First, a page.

Artisan Signature Homes tile pictureAgain I was in the Tile Shop the other day and they were going through the renovation and had some great new … I think we picked some for our spec homes we were doing over on Moonseed, we’ve got a couple of houses there and you had some new tiles. Did you call those mosaics, were they waterjet or how would you describe those?

Crista:    Yes.

Jason:    I thought that might be a great backsplash.

Crista:    Yes, those are waterjet cut pieces of typically marble in very cool new patterns.

Jason:    Yeah, so we are just starting some installations of those so maybe we can get some of those installed and throw a couple of pictures up so you guys can see what we’re talking about on those. Those tiles I know are new to you guys, do you all have the opportunity to work with your other stores across the country to either brainstorm or collaborate as to what are the newest trends or who establishes those trends for the Tile Shop?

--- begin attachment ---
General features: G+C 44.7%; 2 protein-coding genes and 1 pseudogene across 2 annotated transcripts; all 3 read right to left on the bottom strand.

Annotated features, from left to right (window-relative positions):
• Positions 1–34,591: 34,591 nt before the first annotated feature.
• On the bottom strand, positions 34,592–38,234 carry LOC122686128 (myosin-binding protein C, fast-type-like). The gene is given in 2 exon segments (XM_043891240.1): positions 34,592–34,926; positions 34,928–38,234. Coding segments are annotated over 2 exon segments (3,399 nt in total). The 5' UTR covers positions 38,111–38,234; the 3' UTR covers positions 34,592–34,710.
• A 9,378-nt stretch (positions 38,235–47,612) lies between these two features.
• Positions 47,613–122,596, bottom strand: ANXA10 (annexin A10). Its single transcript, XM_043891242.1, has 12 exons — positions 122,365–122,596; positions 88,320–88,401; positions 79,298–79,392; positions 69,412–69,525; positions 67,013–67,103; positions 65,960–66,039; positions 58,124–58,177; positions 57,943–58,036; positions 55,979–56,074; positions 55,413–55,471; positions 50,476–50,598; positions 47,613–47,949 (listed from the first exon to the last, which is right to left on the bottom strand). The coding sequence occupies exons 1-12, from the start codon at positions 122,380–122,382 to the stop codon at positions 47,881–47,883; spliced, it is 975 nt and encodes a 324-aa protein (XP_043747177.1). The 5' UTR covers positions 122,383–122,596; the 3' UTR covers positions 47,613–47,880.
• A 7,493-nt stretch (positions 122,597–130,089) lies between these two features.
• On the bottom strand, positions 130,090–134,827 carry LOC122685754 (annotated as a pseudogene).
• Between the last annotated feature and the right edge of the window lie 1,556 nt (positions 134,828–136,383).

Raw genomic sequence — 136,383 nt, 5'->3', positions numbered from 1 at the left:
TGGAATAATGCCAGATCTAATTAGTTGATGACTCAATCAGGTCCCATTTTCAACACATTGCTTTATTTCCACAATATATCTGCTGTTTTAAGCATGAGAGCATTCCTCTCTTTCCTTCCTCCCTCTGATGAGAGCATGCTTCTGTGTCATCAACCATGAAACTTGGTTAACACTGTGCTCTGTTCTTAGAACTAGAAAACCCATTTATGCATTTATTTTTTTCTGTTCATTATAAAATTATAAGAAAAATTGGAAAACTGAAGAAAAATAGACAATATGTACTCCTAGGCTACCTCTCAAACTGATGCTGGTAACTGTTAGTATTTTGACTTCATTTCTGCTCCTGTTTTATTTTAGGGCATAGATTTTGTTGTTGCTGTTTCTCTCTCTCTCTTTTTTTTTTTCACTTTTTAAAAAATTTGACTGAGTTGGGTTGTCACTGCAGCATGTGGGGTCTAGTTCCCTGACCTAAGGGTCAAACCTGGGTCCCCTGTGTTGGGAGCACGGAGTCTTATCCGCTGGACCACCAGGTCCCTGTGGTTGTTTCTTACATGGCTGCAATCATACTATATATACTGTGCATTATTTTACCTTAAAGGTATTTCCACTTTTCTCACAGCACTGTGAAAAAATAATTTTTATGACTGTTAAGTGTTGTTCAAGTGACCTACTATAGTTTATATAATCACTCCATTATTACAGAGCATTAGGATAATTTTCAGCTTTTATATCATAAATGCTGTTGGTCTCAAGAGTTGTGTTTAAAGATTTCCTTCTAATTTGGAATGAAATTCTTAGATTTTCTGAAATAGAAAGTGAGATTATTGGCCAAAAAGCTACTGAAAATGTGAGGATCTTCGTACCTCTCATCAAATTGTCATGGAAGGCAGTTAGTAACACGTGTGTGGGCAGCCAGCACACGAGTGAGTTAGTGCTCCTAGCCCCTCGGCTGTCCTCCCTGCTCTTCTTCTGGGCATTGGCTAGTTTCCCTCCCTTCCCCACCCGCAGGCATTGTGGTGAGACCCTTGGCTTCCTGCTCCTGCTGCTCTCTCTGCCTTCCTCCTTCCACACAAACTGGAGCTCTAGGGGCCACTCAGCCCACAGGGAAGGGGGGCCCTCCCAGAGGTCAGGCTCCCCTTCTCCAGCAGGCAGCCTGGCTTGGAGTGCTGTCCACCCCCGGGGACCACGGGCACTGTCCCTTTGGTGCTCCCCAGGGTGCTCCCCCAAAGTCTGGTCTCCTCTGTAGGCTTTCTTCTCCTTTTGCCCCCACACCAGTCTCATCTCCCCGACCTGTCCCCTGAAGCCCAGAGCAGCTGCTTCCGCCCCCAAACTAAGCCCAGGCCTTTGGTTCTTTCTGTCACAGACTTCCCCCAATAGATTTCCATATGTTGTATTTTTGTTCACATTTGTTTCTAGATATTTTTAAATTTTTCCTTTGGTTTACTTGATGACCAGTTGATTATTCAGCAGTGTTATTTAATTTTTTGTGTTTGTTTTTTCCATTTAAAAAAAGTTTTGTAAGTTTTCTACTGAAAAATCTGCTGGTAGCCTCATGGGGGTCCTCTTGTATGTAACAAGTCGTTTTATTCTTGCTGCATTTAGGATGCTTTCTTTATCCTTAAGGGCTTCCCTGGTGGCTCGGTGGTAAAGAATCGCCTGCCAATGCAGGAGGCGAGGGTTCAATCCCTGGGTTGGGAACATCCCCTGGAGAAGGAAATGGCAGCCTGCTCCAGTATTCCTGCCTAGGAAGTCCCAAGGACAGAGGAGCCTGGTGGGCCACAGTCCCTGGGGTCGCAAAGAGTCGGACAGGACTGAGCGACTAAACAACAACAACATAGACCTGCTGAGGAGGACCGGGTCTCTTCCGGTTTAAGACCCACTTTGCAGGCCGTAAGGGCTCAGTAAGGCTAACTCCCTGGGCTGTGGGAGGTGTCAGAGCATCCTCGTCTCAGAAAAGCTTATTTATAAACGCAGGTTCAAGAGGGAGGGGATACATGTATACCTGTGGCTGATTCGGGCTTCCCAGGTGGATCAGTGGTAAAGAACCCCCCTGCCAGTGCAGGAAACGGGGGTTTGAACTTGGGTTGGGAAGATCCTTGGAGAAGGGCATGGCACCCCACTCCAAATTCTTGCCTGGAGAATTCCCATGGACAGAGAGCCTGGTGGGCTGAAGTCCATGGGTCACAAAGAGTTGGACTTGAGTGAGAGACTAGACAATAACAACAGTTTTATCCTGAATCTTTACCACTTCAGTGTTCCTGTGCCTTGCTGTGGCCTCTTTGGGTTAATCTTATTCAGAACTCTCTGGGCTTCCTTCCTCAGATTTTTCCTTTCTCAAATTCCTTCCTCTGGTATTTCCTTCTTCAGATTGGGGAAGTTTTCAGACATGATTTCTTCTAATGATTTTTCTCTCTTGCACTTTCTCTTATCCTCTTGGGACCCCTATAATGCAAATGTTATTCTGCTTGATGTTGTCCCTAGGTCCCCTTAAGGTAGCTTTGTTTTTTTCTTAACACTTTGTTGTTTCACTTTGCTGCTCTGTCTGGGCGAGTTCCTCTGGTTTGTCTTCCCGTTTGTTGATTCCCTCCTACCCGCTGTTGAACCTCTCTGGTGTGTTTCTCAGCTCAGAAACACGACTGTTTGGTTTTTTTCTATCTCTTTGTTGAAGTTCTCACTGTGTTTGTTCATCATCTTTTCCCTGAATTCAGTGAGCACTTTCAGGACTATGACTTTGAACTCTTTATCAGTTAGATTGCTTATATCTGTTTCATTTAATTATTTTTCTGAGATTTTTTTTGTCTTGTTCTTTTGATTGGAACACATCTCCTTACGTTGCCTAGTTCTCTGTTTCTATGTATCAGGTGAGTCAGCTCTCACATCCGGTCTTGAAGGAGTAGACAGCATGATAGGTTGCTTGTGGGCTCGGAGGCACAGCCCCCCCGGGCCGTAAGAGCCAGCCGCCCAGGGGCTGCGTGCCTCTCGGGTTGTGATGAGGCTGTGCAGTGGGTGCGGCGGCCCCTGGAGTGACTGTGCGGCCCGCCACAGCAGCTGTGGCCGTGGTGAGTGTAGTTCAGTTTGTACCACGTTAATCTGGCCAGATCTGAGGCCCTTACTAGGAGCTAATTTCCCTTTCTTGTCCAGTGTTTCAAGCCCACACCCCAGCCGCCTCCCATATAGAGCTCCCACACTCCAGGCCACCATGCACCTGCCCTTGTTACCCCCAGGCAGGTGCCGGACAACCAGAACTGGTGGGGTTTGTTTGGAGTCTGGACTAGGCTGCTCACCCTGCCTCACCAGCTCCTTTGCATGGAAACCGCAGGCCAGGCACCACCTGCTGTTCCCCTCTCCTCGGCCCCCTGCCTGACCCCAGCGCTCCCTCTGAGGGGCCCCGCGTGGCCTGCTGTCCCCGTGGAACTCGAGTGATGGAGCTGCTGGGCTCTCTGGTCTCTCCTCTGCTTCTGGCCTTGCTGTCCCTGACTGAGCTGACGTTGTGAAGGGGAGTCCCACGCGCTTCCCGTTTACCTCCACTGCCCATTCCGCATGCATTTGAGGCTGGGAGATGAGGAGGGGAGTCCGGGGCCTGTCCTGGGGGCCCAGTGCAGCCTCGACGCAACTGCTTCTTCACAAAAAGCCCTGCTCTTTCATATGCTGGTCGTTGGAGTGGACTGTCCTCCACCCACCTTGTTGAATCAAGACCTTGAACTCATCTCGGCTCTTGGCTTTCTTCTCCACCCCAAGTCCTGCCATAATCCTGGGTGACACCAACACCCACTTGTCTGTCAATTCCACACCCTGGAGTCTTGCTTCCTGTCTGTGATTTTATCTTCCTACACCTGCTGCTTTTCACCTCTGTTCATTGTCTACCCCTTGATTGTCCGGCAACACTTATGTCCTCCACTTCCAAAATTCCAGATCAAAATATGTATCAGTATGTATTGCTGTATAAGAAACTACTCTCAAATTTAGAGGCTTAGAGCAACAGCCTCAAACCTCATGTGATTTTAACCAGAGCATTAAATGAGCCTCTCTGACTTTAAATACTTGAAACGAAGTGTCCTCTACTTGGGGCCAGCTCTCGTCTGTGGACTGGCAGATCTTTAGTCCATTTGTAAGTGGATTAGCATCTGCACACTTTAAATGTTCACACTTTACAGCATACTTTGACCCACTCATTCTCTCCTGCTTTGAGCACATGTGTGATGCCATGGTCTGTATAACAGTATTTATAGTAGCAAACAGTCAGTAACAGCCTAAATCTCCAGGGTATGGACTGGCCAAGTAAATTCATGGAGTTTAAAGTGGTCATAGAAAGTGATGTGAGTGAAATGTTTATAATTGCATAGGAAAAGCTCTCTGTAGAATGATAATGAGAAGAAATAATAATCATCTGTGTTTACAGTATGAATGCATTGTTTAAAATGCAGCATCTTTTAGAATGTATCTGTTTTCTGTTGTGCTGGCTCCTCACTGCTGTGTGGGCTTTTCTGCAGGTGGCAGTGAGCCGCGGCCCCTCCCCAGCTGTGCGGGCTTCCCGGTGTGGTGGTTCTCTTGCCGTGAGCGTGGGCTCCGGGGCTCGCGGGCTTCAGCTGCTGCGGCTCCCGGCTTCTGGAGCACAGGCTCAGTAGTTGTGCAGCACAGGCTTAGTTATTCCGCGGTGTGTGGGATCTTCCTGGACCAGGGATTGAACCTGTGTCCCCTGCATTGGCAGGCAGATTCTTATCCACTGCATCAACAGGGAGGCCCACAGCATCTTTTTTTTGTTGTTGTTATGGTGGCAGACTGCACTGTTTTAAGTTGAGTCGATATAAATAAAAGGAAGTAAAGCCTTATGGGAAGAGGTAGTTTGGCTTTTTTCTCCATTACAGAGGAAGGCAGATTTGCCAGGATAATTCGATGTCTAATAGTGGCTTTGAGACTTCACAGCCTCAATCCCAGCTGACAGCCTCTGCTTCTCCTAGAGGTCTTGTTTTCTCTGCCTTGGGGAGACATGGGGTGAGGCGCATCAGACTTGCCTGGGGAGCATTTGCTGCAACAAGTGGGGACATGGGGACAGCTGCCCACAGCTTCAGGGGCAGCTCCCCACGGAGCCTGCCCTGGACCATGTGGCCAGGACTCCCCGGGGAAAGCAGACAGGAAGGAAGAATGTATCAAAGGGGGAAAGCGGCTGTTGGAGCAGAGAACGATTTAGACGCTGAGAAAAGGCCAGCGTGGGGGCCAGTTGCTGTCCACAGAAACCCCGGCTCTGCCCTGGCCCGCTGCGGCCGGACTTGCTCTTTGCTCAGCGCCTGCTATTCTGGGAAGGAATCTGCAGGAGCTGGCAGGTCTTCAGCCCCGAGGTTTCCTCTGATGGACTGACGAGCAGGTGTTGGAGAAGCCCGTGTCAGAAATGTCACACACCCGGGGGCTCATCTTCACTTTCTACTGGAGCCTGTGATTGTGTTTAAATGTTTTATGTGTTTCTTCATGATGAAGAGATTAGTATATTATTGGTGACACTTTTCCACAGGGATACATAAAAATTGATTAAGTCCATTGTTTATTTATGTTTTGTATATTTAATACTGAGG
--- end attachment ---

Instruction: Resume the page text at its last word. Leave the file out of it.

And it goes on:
Crista:    Well of course we have a group of people who do that. We have a purchasing department, we have a design department but the great thing about our company is that they listen. If we have a great idea they will go research it and see how it works across the country and make a determination whether or not we should bring it on.

Jason:    Where, I guess I should know this, but where is your corporate headquarters located?

Crista:    Plymouth, Minnesota.

Jason:    Okay, wow, I was hoping it was somewhere South but all right.

Greg:    I also have two more questions where in again they are not very related so I seem to be asking questions in cuplets today. With so many options, I think is where I would fall, do you find that people might walk in and they can’t make a decision? What do you do if they’re stuck? Then the second, I think you mentioned in the last podcast you were here, you talked about some tile for outside on a patio or something like that. I’d be interested to hear a little bit more about that if that’s okay?